We focus a lot on what young people could do or will be in the future. We look forward to when our babies sleep through the night, use their words, and become potty trained. I know a dad who can’t wait until his son is big enough to golf with. But putting so much attention on what lies ahead can leave our children wondering if they are good enough right now.
Our senses come alive as we begin to explore what is possible through sensory exploration. Fernie Mountain Mamas understand the importance of exposing their children to new environments to increase their potential for progress. Adina Koran is one such Mama.
Who is a Fernie Mountain Mama? She is the woman next to you in line at the grocery store. She is your next-door neighbour. She is the girl who hitchhiked west or drove north or cycled east and found her forever-home in the Kootenays.
Do you know an educator in the Columbia Basin who encourages environmental stewardship and sustainability? The Columbia Basin Environmental Education Network (CBEEN) has opened nominations for the 2019 Environmental Education Awards of Excellence.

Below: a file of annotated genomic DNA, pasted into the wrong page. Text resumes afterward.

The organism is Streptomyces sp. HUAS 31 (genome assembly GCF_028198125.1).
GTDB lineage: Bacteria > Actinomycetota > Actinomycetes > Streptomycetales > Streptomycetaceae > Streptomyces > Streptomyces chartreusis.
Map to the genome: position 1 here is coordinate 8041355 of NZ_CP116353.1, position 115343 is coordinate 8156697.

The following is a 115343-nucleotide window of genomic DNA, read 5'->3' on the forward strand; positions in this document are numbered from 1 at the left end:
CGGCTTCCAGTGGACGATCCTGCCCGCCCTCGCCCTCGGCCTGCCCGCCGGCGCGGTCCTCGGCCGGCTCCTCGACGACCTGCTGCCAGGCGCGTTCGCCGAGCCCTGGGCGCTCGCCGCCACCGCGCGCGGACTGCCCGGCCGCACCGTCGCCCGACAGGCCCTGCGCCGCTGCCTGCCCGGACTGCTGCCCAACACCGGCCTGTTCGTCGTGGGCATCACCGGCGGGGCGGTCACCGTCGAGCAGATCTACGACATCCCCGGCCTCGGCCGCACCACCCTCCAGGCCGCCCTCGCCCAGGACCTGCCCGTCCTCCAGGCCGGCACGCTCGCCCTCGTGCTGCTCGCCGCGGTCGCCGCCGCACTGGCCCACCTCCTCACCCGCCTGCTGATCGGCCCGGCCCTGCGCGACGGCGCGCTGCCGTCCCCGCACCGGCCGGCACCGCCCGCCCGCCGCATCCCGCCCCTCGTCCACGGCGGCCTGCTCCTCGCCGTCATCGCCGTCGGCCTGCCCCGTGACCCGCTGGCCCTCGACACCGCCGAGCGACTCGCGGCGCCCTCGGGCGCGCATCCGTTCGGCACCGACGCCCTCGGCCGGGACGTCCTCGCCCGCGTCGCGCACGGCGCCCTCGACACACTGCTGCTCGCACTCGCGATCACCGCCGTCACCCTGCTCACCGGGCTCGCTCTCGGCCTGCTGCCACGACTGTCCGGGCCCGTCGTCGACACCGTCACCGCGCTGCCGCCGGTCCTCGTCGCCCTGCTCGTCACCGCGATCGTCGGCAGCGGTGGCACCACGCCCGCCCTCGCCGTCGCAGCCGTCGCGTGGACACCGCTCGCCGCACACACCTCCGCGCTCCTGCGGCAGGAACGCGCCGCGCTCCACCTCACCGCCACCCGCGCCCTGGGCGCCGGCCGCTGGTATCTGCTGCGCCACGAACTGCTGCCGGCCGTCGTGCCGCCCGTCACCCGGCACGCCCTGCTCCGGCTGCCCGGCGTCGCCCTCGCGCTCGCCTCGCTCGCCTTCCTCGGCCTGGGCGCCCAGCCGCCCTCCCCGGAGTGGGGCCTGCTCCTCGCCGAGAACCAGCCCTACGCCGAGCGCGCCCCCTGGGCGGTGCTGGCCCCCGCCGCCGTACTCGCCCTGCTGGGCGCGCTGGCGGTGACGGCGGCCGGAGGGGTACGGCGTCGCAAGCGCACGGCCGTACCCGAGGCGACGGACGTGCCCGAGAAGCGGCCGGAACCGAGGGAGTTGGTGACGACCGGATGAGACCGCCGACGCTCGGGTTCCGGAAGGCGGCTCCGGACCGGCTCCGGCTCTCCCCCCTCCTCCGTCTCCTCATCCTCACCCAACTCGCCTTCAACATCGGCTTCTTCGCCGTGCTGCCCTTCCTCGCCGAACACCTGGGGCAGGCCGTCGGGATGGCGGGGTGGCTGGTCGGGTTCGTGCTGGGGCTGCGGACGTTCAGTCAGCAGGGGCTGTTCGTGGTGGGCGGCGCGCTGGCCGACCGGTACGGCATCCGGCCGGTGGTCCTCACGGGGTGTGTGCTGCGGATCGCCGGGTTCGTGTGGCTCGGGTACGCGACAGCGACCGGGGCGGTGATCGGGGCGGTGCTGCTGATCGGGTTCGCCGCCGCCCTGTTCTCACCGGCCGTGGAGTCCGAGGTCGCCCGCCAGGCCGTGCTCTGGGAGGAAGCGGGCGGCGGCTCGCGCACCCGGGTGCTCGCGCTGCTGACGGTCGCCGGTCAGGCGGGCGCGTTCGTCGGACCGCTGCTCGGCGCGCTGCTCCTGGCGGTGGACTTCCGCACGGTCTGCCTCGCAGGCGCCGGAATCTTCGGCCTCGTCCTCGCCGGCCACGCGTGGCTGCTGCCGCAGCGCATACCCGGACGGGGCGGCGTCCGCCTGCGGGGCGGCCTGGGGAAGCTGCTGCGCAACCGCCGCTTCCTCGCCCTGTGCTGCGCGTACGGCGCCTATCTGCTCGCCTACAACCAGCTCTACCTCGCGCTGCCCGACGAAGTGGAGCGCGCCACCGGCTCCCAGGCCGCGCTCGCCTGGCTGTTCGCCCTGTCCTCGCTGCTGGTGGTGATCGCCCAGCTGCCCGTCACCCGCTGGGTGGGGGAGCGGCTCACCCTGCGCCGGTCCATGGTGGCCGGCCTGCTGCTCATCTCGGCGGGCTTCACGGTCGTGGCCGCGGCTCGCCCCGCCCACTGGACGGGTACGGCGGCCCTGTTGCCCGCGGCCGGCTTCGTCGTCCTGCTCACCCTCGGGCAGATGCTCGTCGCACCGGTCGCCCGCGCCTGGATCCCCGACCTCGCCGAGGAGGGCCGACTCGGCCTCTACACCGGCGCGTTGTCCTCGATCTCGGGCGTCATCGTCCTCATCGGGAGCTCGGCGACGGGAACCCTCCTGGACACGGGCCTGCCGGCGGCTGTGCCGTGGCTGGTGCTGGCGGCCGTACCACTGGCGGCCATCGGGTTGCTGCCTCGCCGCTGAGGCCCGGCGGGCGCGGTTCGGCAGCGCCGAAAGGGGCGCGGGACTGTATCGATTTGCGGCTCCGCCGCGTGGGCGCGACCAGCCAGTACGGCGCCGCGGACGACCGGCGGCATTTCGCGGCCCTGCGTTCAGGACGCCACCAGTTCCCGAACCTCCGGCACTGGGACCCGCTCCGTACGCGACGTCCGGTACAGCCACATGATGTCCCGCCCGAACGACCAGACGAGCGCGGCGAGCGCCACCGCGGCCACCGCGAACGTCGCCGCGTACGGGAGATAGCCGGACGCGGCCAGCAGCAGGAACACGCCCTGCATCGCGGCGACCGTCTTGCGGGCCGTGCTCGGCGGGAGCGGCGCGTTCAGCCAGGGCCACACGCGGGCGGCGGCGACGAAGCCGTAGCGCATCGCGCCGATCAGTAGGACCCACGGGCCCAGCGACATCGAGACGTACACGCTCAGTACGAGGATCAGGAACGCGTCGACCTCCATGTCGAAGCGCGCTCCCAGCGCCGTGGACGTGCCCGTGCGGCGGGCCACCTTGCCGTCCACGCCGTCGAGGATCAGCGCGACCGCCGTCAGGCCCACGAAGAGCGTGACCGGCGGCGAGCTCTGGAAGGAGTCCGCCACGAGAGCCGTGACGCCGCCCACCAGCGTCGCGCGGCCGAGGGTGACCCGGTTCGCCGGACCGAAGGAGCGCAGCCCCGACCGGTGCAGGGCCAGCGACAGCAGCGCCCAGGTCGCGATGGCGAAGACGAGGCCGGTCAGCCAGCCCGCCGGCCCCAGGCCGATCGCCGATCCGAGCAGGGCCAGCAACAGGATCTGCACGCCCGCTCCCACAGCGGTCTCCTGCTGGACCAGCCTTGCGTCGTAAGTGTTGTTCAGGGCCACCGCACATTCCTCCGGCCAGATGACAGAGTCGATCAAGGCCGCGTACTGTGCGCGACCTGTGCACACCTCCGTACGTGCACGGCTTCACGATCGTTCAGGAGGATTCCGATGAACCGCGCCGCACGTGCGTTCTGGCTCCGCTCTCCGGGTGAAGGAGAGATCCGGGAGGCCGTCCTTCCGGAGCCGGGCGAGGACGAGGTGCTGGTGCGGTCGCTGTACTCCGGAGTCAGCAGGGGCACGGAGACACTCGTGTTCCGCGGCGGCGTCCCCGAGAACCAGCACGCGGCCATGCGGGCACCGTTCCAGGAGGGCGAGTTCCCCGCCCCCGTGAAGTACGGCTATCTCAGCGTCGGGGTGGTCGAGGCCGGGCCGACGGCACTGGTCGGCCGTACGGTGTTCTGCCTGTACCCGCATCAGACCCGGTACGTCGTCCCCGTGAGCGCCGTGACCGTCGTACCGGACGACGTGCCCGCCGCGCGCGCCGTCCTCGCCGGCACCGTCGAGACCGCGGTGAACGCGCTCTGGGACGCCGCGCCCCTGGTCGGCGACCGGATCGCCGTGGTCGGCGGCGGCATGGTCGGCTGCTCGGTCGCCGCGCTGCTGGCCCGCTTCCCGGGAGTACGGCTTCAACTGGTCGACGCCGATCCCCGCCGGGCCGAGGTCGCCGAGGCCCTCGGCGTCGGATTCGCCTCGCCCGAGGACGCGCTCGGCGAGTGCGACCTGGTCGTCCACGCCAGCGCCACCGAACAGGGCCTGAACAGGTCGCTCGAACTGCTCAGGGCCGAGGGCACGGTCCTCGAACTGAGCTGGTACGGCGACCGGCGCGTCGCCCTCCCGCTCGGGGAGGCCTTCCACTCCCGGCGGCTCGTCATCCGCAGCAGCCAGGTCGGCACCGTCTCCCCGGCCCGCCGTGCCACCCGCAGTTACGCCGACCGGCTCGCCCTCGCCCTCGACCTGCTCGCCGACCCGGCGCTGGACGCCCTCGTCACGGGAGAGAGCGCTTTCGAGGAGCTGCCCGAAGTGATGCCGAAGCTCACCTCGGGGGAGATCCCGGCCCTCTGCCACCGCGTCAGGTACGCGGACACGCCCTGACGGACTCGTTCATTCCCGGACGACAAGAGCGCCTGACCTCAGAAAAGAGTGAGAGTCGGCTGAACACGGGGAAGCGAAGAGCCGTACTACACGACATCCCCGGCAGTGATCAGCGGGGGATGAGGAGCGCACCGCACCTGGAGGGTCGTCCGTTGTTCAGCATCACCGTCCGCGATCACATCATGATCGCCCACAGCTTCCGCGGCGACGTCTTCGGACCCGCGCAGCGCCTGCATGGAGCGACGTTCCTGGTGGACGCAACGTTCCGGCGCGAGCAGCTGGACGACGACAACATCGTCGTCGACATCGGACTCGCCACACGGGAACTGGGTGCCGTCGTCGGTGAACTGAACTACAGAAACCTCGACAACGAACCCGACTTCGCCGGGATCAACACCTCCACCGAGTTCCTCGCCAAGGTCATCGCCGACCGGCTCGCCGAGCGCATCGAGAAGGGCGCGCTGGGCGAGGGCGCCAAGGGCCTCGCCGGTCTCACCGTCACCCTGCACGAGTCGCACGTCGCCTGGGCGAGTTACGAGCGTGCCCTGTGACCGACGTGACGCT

As our children become teenagers, we start to glimpse the kind of people they will be as grown-ups. We may see their work ethic develop, or watch as they take a principled stance at school. We might also catch them bullying, cheating, or lying.
Children need to find their own voice. This can be in terms of the choice of their own style in clothing, their favourite foods or in the way they like to move. Every child likes finding their own way of doing things, but it sometimes takes a while for them to do so. That being said, there a few ways that you can help your child in finding their own “movement voice.”
Life with young people is rarely calm. From wake up until bedtime, children of all ages require attention and energy from their grown up caregivers. Although parents of teenagers have a little more freedom, the mental demands remain substantial.
This school year, over 5,000 K-12 students in the Columbia Basin will venture beyond the walls of their classroom, where they will deepen their knowledge of the natural world with help from local mentors as part of the Columbia Basin Environmental Education Network’s (CBEEN) Wild Voices program.